UpNest lets real estate agents offer rebates to compete for homebuyers

Site suggests size of rebate agents should offer based on buyers' attributes

LessThan6Percent, a matchmaking website that lets real estate agents pitch their services to home sellers, has launched a sister service that will allow agents to compete for buyers by submitting suggested rebate offers.

UpNest, which officially launched in California and Washington today, suggests to agents the size of the rebate they might offer after analyzing the online forms buyers fill out when they sign up for the site.

Agent offering commission rebate image via Shutterstock.
Agent offering commission rebate image via Shutterstock.

The forms ask buyers about their price range, financing status and readiness to buy, and also offer them the ability to let agents view their social media profiles. In addition, the site takes into an account an agent’s experience, the services she offers and the rebates provided by other discount brokerages in the buyer’s area of interest.

If a buyer is preapproved for a mortgage, hunting for an expensive home and has connected her LinkedIn profile to her sign-up form, the site would suggest that agent subscribers offer a more generous rebate. But if a buyer is just starting their home search, it would recommend a smaller rebate.

To pitch a prospective buyer, an agent must choose one of three suggested rebates and submit a proposal that includes a written pitch and an optional voice greeting. The proposals contain an agent’s profile information, which can include a link to the agent’s LinkedIn profile and Yelp reviews.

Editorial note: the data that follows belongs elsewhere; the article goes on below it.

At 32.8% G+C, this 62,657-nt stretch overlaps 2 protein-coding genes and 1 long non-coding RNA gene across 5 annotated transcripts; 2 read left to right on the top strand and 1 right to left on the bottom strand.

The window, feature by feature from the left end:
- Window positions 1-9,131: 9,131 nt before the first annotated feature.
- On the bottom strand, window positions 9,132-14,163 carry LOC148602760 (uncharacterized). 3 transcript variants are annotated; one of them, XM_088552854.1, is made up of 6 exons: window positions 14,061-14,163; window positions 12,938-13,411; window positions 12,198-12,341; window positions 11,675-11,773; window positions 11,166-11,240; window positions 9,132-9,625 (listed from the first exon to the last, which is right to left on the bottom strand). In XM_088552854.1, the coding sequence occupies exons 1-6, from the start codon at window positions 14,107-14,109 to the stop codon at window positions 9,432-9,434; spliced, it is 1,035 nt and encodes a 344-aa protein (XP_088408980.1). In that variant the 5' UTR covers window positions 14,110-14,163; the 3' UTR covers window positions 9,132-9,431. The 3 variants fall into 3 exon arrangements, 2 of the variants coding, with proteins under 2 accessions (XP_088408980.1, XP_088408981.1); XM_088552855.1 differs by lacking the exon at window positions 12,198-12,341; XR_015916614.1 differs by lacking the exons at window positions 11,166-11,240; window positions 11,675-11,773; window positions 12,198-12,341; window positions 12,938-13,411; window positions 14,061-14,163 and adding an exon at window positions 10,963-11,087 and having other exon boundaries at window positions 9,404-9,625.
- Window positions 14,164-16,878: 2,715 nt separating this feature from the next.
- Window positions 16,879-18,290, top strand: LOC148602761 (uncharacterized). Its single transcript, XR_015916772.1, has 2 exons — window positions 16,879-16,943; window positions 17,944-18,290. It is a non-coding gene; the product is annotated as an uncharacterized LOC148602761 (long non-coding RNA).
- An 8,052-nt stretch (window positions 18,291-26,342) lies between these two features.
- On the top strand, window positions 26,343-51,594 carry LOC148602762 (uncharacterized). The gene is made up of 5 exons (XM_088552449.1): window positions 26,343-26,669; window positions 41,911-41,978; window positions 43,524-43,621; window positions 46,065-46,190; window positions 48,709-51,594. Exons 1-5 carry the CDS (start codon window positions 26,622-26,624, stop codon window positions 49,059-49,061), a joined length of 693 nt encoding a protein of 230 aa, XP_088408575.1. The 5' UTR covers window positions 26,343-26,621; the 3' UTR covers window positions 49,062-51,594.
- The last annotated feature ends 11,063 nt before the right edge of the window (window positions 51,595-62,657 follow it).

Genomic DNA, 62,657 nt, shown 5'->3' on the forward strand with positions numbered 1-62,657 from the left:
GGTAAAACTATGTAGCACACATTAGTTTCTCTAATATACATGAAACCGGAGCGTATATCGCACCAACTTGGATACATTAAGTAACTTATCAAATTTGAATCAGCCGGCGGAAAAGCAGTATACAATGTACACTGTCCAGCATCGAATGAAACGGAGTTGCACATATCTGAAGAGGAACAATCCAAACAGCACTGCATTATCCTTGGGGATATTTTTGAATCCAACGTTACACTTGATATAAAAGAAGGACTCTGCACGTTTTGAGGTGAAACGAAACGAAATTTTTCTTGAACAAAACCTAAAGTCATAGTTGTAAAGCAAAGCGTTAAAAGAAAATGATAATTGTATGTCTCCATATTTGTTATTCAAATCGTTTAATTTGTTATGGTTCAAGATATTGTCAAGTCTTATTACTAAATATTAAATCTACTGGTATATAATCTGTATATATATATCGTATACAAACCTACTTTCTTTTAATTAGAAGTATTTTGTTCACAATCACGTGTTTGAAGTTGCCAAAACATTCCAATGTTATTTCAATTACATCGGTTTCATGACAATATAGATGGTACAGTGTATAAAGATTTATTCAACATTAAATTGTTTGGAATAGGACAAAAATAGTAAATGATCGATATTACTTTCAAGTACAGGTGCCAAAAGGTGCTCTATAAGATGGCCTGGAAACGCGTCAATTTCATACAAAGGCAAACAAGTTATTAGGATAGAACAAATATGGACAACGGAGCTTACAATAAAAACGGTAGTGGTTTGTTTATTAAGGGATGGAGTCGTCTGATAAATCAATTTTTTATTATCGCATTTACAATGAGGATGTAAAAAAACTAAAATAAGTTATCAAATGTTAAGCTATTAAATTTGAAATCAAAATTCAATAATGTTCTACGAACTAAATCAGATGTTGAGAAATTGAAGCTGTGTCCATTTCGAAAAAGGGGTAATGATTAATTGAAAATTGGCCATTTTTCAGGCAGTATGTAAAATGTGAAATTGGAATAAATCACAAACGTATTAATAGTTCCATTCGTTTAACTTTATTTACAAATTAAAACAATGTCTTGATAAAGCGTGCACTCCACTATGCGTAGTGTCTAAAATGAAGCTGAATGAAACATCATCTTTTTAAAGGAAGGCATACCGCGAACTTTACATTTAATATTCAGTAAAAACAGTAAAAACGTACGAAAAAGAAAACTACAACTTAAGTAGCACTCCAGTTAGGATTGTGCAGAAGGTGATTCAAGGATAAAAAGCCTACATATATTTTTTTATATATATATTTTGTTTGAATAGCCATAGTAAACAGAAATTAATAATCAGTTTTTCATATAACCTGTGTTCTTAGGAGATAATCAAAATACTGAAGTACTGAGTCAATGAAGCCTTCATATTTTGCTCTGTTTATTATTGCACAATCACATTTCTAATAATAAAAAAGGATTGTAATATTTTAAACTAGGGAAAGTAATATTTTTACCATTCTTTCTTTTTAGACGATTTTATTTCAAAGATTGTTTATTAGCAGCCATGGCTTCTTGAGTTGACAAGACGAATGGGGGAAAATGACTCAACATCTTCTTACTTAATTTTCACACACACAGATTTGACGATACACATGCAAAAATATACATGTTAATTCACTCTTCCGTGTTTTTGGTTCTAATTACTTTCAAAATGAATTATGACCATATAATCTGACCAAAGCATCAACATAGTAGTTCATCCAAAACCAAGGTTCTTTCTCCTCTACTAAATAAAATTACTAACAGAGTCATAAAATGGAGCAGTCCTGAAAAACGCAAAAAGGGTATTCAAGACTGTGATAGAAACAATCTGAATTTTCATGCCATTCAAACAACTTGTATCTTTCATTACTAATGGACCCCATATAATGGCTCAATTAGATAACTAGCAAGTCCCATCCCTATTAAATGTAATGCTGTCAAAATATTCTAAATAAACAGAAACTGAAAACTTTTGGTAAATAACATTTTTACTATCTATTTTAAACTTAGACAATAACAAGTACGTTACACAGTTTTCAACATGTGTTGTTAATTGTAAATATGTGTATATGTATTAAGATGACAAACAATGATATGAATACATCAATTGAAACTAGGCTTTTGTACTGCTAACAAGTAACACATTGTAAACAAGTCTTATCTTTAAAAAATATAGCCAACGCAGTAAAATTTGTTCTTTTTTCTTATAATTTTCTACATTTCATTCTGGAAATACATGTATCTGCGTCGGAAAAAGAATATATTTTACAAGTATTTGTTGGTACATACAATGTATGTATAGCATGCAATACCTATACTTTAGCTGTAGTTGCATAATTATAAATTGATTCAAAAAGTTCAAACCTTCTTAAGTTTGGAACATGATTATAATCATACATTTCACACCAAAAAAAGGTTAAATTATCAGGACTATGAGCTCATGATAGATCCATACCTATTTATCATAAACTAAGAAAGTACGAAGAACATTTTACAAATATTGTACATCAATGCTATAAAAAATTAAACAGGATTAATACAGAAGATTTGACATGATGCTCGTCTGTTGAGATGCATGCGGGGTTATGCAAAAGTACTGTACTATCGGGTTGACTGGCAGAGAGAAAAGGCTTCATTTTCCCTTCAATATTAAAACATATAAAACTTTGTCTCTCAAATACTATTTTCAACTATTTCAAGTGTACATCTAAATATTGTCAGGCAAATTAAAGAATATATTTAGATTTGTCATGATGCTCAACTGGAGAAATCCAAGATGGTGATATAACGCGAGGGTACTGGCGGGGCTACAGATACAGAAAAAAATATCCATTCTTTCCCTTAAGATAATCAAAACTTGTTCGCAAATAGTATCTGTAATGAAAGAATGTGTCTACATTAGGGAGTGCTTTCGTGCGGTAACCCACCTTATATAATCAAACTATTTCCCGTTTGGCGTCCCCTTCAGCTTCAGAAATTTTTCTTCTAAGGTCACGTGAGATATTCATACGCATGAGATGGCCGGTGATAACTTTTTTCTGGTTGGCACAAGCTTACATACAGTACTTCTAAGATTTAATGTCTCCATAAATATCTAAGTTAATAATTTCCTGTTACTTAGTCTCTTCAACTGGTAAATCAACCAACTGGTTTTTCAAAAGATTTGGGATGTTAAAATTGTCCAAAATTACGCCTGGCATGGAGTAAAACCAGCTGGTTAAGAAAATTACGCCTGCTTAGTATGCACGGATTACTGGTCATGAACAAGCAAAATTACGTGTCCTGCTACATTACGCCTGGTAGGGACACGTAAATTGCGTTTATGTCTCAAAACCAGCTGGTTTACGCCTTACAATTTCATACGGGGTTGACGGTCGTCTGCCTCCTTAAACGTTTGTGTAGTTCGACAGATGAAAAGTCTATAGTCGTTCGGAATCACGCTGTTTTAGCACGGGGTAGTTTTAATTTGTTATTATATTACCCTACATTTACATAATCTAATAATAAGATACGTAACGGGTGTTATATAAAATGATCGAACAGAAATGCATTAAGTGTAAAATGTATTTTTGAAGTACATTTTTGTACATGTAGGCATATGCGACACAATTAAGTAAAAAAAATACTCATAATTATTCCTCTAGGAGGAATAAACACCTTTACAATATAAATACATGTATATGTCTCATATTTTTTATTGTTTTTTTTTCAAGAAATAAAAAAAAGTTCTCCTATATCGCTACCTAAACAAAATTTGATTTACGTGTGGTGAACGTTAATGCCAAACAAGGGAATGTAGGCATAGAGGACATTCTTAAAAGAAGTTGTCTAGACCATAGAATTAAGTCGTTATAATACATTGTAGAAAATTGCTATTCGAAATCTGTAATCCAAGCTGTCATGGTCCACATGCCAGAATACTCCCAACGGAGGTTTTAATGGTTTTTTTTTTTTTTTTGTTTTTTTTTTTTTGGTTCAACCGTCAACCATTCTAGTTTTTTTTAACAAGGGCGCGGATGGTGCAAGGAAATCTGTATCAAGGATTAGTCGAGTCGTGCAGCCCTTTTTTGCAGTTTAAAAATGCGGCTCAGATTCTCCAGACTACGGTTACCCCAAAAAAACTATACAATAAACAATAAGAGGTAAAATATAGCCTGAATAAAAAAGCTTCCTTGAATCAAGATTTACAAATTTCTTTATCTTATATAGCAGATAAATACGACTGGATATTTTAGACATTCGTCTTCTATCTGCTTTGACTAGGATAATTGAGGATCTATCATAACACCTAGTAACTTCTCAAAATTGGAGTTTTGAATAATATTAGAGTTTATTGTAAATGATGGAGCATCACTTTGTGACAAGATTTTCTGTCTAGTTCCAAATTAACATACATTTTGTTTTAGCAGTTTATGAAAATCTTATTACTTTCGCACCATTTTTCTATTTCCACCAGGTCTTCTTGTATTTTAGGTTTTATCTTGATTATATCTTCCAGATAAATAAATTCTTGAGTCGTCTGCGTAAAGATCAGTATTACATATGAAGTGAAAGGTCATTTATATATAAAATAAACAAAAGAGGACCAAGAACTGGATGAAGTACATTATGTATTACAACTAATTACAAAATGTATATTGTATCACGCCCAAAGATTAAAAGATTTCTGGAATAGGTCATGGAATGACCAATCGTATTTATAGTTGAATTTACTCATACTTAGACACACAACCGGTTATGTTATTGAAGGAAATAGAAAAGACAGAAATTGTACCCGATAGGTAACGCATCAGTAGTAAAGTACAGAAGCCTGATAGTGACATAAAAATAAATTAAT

The site charges agents 15 percent of their pre-rebate commission if a referral generates a sale.

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UpNest aims to tap a group of buyers that it believes are underserved in today’s evolving marketplace, said founder and CEO Simon Ru.

The success of Redfin and emergence of next-generation brokerages that are following in its footsteps has piqued awareness of discount brokerages and fueled a thirst for rebates among buyers, he said. Many believe that they shouldn’t have to pay a traditional commission because they’re handling more of the legwork in the home search process, he said.

“In the past an agent would drive you around and tell you, ‘Oh, these are the properties on the market,’ ” Ru said. “Today, savvy consumers are getting that on their own. They don’t need agents to provide that service.”

That said, many consumers still crave the level of attention they receive from agents at traditional brokerages. 

Discount brokerages, Ru said, “have to serve a lot of customers in order for them to stay afloat, so consumers won’t be able to get white-glove service.”

Ru believes that UpNest will be able to attract these buyers by connecting them with full-service agents who are willing to give up some of their commission for high-quality clients.

The success of LessThan6Percent shows that agents are willing to accept that trade-off, Ru said. He said 900 agents have signed up for the platform since its launch last year and the site should be profitable by the year’s end.

Agents pay money to nab clients in one way or another, he said.

While they may not fork over cash directly to buyers after closings or pay referral fees, he said, they may end up still spending the same amount of money on marketing.

“They see that our return on investment is higher than the return that they get from advertising,” Ru said about LessThan6Percent’s partner agents.

Ru also claims UpNest beats advertising on listing portals like Zillow, Trulia and realtor.com.

“You spend money buying all of these leads, and then you have to pick up the phone and chase after them,” Ru said. “On our platform, the buyer wants to talk to you.”

Why would that be?

Ru said UpNest is able to drum up superior leads through a cocktail of marketing tactics involving analytics, paid search, search optimization and social media advertising, among other ingredients of what he calls UpNest’s “secret sauce.”


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